Welcome to the third edition of WTF (What’s the Future) of Settlement Work!
(Thanks for subscribing! As always, I’d love your feedback. All you need to do is hit reply and let me know what you liked, didn’t like, what you’d like to see that’s not here, etc. I hope you find this week’s edition a useful read! Marco)
What I’m writing or talking about
Interesting digital programs/projects in the immigrant and refugee-serving sector
As part of some work I’ve been doing, I’m collecting links to interesting digital programs and projects in the immigrant and refugee-serving sector. I definitely don’t have them all, but I’m up to 67 projects so far. I’ve embedded a form where you can submit a project (or projects). Below the form is an embedded spreadsheet where you can see programs/projects that I have found and others have added. Please add yours, or something you know about if you don’t see it!
Deep Dive: Human Centred Design
Tech for Humans, Part 1: The Paradox of Human Centered Design
Ooooo, I like where this series is going:”Human-centered design is an approach to product design that is based on building empathy with the people who will be using the product. The assumption is that, by understanding the needs, preferences, and desires of the end user, the product team can build a product that customers will find both useful and easy to use. Within this mindset, great products are those that integrate seamlessly into the user’s life and help them to accomplish tasks more efficiently.
A subtle but significant shift occurred within the space of the last paragraph. Although we began with the noble, high-minded goal of empathizing with human needs, we ended with the baldly economic goal of boosting efficiency by enhancing convenience. This shift helps to explain why so many tech products today seem to operate on the premise that greater efficiency always equals greater wellbeing – even though science and personal experience clearly tell us that this is untrue.” (emphasis mine)
Existential technology thinking
“Team Human is a podcast striving to amplify human connection. Each week we are engaging in real-time, no-holds-barred discussions with people who are hacking the machine to make it more compatible with human life, and helping redefine what it means to stay human in a digital age.”OK, that’s a lot of buzzword bingo. But, it comes from Douglas Rushkoff, who’s been a media theorist, an author who’s “philosophy developed from a techno-utopian view of new media to a more nuanced critique of cyberculture discourse and the impact of media on society.” His most recent project/book/podcast/obsession is “a manifesto arguing for human dignity and prosperity in a digital age,” which I think we can all agree would be nice to achieve.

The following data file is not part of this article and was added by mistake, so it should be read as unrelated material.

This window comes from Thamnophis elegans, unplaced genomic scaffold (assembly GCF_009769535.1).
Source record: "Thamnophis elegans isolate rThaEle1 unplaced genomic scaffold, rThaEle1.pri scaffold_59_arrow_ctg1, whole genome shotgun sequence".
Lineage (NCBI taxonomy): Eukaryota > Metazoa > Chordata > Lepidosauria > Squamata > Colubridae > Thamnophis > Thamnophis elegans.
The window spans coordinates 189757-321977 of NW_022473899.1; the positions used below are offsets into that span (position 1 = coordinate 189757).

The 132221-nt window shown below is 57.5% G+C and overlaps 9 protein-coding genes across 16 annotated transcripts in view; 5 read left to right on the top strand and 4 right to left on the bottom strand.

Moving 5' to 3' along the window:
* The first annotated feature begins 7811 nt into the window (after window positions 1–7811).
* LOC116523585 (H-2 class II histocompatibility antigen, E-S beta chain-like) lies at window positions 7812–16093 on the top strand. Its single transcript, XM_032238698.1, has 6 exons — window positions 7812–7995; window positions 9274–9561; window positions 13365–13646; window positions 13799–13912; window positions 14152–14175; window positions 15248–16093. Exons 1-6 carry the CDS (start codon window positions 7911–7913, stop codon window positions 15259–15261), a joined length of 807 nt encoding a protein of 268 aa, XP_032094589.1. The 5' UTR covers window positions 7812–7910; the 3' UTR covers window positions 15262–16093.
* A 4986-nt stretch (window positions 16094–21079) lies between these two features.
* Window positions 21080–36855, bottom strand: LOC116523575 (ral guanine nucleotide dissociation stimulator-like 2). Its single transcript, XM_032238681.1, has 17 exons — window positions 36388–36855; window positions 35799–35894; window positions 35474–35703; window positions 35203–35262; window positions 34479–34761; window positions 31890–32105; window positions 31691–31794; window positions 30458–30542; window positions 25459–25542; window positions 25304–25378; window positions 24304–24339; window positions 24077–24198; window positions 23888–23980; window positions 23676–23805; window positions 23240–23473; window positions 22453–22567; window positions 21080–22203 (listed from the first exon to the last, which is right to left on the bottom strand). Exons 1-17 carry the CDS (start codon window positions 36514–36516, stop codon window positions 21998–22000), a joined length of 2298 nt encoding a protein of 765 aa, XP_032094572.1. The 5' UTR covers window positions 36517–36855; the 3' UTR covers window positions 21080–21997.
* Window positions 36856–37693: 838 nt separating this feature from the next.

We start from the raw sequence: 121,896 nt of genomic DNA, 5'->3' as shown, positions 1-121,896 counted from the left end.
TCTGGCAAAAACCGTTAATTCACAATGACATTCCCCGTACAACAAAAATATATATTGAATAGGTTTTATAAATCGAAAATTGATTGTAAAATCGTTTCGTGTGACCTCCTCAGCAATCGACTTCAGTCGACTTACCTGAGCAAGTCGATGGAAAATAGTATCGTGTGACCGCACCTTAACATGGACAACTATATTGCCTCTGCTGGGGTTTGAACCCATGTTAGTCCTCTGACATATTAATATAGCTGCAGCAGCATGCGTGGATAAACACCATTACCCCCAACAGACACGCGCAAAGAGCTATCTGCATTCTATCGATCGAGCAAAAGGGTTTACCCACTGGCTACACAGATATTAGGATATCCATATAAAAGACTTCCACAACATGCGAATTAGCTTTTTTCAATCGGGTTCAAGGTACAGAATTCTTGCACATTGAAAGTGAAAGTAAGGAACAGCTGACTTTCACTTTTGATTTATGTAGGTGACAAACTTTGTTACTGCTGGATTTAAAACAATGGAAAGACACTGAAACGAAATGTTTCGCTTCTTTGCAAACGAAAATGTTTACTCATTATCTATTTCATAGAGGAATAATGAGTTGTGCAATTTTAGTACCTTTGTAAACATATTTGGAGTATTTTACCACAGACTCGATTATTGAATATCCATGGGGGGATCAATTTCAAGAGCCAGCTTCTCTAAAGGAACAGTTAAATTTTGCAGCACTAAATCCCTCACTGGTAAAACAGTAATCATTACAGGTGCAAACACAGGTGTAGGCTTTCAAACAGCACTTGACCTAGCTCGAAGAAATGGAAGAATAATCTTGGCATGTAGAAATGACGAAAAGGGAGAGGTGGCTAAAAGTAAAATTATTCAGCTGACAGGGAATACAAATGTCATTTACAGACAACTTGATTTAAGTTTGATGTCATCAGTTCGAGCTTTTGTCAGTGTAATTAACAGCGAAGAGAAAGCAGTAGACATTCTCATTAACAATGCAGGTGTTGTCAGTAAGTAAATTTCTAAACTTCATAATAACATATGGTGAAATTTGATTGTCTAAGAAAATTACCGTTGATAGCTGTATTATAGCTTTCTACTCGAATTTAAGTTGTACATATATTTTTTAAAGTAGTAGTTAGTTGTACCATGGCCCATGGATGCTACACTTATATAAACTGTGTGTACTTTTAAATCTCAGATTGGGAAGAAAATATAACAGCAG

According to Rushkoff,”Humans are no longer valued for our creativity… in a world dominated by digital technology, we’re now just valued for our data.” He “urges us to stop using technology to optimize people for the market and start using it to build a future centered on our pre-digital values of connection, creativity and respect… We have to stop using technology to optimize human beings for the market and start optimizing technology for the human future.”Watch his TED talk, subscribe to his podcast, follow him on LinkedIn where he’s sharing his current writing, talking and thinking.
Learn, Learn, Learn
Every day there is something new that comes on my radar. Just as I think I’m going to share a course or workshop or recorded webinar I’ve come across in the past, a really great resource drops into my lap. Here’s what someone shared on their site today!
23 Digital capabilities to support practice and learning in social and health services looks like a really interesting and practical learning resource for any human service worker. Check it out and start working through the 23 Digital Capabilities they suggest Social Workers need. What’s equally amazing about the resource is that they’ve open sourced the content as an “Open Educational Resource” along with other curriculum and content – “learning materials freely available for people and organisations to use, distribute or adapt as required without having to ask our permission”. Love it.
And, since you’re looking at these resources, check out their videos that allow you to actively “take part in scenarios exploring some common situations where [you] may find [yourself] at risk using digital technology and services: mobile working, technical support calls and supporting vulnerable people in their use of social media.”